Author: Amy L. Dilday
Last month, Florida’s First District Court of Appeal brought welcome clarification to health care providers regarding the difference between a medical negligence claim and a claim for abuse or neglect under Florida’s Adult Protective Services Act. In Specialty Hospital-Gainesville, Inc. v. Barth, Case No. 1D18-511 (July 15, 2019), the court held that allegations of medical negligence could not form the basis for a claim for abuse or neglect of a vulnerable adult under the Act.
Because the Adult Protective Services Act provides the opportunity for successful Plaintiffs to recover attorneys’ fees, medical malpractice plaintiffs often allege a claim for abuse arising from the same facts as their medical negligence claims. In a lawsuit alleging malpractice against a hospital, the court reversed the damages awarded for abuse under the Act. It highlighted the difference between medical negligence and the criminal focus of the Act, noting that the Act “refers to ‘perpetrators’ for a reason.” It reasoned, “This chapter does not intend to criminalize health care providers or anyone else who may fail to report medical negligence.” Medical negligence claims, the court explained, are “the subject of an entirely different chapter [which] includes extensive procedures, investigations, and protections, including pre-suit investigations.”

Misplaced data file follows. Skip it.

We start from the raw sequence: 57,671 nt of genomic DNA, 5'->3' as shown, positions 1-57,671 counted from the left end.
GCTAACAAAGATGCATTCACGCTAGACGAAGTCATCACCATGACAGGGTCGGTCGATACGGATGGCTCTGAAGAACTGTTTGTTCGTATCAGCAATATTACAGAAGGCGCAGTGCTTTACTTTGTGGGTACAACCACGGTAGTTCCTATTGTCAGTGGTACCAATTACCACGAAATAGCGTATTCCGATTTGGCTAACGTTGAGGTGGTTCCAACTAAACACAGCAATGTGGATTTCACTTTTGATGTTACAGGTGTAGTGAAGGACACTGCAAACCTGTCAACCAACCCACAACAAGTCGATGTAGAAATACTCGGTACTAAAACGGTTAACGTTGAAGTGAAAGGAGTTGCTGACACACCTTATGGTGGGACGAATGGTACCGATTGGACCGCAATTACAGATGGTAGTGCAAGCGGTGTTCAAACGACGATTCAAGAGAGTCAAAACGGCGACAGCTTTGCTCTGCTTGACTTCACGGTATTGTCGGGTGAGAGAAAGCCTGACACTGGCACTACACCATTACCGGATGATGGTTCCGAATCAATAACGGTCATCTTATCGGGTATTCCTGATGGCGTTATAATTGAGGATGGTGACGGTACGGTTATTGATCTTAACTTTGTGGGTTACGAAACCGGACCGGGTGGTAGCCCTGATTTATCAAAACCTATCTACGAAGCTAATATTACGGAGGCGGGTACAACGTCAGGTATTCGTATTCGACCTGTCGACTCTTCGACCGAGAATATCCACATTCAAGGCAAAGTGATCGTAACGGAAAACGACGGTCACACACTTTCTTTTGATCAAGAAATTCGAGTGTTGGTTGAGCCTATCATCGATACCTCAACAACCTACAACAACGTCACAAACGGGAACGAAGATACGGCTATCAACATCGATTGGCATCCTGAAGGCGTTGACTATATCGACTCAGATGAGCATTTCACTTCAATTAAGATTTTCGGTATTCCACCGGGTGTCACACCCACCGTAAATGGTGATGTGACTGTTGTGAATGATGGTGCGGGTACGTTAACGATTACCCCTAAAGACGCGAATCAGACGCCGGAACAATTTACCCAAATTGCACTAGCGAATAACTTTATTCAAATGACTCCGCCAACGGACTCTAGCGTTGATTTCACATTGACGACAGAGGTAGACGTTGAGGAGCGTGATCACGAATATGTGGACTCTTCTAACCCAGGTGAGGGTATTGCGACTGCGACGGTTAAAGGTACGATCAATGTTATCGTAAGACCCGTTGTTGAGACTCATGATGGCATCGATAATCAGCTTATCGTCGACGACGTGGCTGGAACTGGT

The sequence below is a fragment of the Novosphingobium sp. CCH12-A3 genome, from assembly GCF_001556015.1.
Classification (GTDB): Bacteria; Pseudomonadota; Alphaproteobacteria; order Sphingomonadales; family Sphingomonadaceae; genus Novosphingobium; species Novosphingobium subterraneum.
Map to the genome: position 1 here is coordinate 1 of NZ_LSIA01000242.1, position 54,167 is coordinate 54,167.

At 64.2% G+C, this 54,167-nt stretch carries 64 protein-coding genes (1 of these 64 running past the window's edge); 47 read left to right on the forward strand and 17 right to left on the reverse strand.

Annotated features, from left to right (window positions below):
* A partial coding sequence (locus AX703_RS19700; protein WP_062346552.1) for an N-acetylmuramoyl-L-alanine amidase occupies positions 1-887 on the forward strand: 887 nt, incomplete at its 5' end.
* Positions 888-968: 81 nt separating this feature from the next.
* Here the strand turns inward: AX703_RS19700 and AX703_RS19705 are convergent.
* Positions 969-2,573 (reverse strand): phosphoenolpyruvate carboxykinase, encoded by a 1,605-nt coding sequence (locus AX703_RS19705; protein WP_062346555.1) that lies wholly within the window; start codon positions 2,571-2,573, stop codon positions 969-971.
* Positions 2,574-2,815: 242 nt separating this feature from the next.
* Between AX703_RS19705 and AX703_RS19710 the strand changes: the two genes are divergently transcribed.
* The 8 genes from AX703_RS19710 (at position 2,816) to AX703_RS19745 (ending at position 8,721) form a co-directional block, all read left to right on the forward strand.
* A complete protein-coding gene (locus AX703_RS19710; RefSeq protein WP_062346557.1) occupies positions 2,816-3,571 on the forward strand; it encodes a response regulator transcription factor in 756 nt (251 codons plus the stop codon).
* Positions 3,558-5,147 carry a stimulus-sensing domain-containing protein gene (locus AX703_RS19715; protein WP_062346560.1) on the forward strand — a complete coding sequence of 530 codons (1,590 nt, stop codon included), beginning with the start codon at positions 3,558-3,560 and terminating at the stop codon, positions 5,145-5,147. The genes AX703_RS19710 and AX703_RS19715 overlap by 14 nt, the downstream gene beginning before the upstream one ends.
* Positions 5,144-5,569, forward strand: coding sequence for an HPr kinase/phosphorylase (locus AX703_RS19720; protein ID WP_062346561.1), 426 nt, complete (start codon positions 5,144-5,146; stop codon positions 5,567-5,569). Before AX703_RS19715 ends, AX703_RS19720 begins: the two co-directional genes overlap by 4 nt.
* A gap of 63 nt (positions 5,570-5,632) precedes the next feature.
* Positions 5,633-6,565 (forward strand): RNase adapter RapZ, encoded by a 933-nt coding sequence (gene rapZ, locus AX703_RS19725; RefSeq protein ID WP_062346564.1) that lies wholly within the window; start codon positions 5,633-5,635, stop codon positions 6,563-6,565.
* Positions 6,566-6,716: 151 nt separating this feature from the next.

While recognizing that the Adult Protective Services Act permits its remedies to be “cumulative” to other legal and administrative remedies, the court concluded that “this sentence cannot be logically interpreted to mean that a claim of medical negligence can be transformed into a claim against a nurse or doctor as a ‘perpetrator’ of abuse, neglect, or exploitation.” Rather, the court interpreted the additional, cumulative remedies available to be outside of those remedies provided by the medical negligence statutes.
In clarifying the different objectives of the Adult Protective Services Act and Florida’s medical malpractice statutes, the court did not eliminate the possibility that a claim may be brought against a health care provider under the Act. It stated, “if a nurse or doctor committed a sexual offense against a vulnerable adult or attempted to harm a vulnerable adult,” a claim could be brought under the Act. But, if “the claim involves medical negligence which requires compliance with the pre-suit procedures and other provisions of [the medical malpractice statutes], the claim cannot be asserted under [the Act].”